Just over a month ago, StatsSA released a study called “Mapping Diversity: an exploration of our social tapestry.” While I didn’t get round to posting about it, it’s taken up an unusual amount of one-on-one conversation time since. And my feeling is: not enough people got to see it.
So here are the highlights:
Here’s Joburg (the most ‘diverse’):
Here’s Cape Town:
And here’s Port Elizabeth (the ‘most segregrated’):
The whole project was based on a similar project done on Chicago, by www.radicalcartography.net:
I mean, clearly, South Africa is not the only country struggling with segregation in its cities.
Here is some more from the US (from the work done by the Demographic Research Group at the Weldon Cooper Centre for Public Service):
And because it’s topical this morning, here’s London (seriously, go and check out Andrew Whitby’s work at his website – these maps come from there):
And the greater UK:
- Clearly, cities tend to be a lot more diverse that outlying areas, even if there’s a tendency toward inner-city segregation – which does seem to suggest that diversity is good for (social) liberalism, seeing as cities are far more likely to lean politically leftward;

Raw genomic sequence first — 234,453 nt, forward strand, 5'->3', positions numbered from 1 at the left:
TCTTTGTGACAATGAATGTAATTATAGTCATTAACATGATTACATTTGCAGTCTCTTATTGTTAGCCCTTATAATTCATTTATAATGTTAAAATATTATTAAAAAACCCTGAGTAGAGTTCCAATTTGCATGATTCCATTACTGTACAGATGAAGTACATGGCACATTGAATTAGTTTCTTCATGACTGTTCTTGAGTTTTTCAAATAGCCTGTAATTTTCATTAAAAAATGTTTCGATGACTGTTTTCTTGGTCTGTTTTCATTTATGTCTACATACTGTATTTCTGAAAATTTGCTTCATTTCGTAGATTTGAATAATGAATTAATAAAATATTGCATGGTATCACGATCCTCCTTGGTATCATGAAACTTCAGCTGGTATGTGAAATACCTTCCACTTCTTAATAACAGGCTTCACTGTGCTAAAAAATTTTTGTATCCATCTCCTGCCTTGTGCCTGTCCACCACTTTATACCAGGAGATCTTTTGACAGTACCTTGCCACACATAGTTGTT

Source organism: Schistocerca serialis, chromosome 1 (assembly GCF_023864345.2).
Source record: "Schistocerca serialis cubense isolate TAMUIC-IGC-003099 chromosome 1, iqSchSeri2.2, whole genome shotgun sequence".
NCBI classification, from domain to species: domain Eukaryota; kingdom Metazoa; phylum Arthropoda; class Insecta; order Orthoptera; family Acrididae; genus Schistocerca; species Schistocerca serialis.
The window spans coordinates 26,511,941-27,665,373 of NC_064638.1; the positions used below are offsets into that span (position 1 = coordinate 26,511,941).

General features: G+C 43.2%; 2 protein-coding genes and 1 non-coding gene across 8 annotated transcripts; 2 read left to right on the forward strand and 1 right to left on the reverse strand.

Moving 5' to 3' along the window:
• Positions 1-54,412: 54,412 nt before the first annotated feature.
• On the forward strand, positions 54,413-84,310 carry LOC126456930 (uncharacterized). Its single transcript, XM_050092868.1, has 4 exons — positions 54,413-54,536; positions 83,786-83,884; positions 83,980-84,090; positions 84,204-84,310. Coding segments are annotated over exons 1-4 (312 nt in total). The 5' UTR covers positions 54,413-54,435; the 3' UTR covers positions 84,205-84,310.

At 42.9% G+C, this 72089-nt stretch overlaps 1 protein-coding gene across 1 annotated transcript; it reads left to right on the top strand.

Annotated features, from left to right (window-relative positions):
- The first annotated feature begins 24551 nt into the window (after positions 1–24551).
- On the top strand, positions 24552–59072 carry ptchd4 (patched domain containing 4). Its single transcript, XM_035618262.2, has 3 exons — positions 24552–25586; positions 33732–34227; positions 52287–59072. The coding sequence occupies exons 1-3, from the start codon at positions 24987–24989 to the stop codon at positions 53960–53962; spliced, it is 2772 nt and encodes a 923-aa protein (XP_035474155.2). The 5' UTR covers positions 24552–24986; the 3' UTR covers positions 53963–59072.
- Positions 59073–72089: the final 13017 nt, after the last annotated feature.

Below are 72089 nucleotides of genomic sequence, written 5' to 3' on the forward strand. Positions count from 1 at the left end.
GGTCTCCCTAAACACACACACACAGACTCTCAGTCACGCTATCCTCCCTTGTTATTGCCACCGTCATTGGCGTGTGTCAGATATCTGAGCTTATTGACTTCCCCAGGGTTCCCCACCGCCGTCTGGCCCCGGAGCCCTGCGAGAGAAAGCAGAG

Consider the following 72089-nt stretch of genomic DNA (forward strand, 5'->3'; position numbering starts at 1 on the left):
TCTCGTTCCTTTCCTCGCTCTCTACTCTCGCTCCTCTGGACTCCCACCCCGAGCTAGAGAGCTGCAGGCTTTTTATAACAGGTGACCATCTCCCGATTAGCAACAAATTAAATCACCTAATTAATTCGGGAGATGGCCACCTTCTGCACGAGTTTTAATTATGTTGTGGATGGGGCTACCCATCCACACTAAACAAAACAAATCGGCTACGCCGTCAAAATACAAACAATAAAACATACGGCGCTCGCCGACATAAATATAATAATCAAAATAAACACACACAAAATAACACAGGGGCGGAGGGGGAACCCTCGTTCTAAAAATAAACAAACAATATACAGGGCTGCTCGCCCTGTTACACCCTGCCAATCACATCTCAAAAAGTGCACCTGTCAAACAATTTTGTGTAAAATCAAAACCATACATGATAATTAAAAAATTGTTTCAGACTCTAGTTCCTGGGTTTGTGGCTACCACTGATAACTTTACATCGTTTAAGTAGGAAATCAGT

- Particularly in South Africa, the signs of apartheid are clear – just look at how far away the ‘townships’ of Cape Town and Port Elizabeth are from the CBD;
- But even so, I think that it’s sometimes hard to draw a line between ‘racial segregation’ and ‘community’. If you look at a city like London, which had large waves of Asian immigrants from the Commonwealth in the middle of the last century, those communities have become entrenched in certain regions of Greater London. But can we really call that pure ‘racial segregation’? Or is it more a case of immigrants choosing to live near family, near their mosques/temples/churches, and near where their friends are?
Just a thought.
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